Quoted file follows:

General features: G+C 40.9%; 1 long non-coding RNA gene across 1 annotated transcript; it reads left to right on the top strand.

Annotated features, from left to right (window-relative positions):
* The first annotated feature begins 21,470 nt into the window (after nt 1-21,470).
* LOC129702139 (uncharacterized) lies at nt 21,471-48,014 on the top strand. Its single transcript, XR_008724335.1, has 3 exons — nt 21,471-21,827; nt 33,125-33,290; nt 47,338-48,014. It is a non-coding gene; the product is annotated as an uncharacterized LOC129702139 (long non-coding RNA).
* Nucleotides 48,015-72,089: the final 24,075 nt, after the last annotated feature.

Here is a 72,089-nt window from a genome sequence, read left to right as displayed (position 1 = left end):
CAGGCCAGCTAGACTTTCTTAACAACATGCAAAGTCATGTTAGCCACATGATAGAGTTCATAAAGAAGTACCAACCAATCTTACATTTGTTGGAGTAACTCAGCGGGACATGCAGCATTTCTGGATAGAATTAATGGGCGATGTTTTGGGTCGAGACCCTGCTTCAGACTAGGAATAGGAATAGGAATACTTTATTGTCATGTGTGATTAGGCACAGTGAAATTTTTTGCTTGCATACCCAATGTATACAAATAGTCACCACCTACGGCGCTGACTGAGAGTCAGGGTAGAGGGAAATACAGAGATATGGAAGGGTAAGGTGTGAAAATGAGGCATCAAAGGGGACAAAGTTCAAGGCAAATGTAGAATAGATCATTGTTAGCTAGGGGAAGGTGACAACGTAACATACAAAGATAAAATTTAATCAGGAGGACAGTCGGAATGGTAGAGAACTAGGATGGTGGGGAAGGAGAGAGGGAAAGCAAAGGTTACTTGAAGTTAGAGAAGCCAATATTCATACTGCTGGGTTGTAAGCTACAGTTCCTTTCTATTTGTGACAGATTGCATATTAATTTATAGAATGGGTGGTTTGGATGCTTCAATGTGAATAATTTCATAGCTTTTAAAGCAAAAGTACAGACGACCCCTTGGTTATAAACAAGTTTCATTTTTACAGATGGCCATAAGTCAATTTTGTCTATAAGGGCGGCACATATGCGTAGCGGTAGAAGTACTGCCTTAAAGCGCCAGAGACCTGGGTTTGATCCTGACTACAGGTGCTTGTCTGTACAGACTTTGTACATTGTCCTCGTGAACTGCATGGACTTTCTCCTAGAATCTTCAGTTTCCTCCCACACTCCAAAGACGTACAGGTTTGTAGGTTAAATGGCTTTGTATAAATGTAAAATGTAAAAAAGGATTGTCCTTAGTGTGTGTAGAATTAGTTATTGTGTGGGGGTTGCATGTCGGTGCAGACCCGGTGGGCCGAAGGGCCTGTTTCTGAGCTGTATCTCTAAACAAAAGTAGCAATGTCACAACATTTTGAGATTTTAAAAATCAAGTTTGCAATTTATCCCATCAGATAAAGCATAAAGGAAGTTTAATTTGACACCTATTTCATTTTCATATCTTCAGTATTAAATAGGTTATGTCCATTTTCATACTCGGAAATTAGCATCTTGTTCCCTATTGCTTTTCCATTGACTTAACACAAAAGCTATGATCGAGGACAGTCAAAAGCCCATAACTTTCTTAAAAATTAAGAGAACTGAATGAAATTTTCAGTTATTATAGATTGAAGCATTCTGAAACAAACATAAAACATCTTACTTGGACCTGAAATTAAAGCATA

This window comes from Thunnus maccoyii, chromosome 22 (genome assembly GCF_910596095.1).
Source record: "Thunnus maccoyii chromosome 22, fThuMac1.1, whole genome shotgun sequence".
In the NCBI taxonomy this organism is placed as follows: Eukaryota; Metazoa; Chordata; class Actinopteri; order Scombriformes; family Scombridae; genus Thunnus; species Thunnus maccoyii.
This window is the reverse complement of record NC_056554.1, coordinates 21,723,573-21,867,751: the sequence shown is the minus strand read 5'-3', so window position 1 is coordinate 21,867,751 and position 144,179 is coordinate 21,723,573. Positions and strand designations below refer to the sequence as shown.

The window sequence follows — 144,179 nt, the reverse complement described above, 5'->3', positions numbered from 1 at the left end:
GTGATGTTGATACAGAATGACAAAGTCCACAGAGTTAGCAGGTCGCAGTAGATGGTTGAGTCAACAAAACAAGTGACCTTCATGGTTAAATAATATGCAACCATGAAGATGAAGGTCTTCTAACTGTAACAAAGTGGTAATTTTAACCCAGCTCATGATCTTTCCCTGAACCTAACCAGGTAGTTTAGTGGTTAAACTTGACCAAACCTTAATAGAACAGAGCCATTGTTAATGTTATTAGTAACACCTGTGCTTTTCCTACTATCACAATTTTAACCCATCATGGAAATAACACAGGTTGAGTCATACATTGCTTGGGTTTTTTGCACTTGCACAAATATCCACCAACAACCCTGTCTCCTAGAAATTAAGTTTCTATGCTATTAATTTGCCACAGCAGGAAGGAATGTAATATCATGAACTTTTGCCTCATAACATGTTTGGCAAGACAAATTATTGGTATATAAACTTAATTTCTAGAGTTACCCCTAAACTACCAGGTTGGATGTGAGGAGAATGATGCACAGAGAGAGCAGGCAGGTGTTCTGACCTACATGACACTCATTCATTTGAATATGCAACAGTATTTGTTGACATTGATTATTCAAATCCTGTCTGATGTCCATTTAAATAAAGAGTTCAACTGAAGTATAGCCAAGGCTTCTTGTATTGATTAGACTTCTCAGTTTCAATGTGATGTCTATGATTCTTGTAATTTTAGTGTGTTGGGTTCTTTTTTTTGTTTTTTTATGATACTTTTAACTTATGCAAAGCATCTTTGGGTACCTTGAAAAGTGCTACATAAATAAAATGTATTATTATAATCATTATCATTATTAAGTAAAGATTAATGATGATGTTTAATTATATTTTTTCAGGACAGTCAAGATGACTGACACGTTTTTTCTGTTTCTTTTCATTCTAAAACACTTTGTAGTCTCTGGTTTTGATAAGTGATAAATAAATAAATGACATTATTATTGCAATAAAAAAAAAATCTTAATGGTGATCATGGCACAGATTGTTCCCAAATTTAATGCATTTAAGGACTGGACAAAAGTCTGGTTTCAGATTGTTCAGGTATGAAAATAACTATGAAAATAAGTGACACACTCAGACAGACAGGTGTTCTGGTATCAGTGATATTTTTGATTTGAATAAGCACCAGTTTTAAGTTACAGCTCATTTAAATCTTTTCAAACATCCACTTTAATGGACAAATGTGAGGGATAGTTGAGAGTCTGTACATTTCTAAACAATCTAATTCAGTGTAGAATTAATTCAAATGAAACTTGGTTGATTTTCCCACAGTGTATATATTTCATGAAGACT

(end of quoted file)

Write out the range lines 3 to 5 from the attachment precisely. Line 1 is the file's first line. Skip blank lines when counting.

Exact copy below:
* The first annotated feature begins 21,470 nt into the window (after nt 1-21,470).
* LOC129702139 (uncharacterized) lies at nt 21,471-48,014 on the top strand. Its single transcript, XR_008724335.1, has 3 exons — nt 21,471-21,827; nt 33,125-33,290; nt 47,338-48,014. It is a non-coding gene; the product is annotated as an uncharacterized LOC129702139 (long non-coding RNA).
* Nucleotides 48,015-72,089: the final 24,075 nt, after the last annotated feature.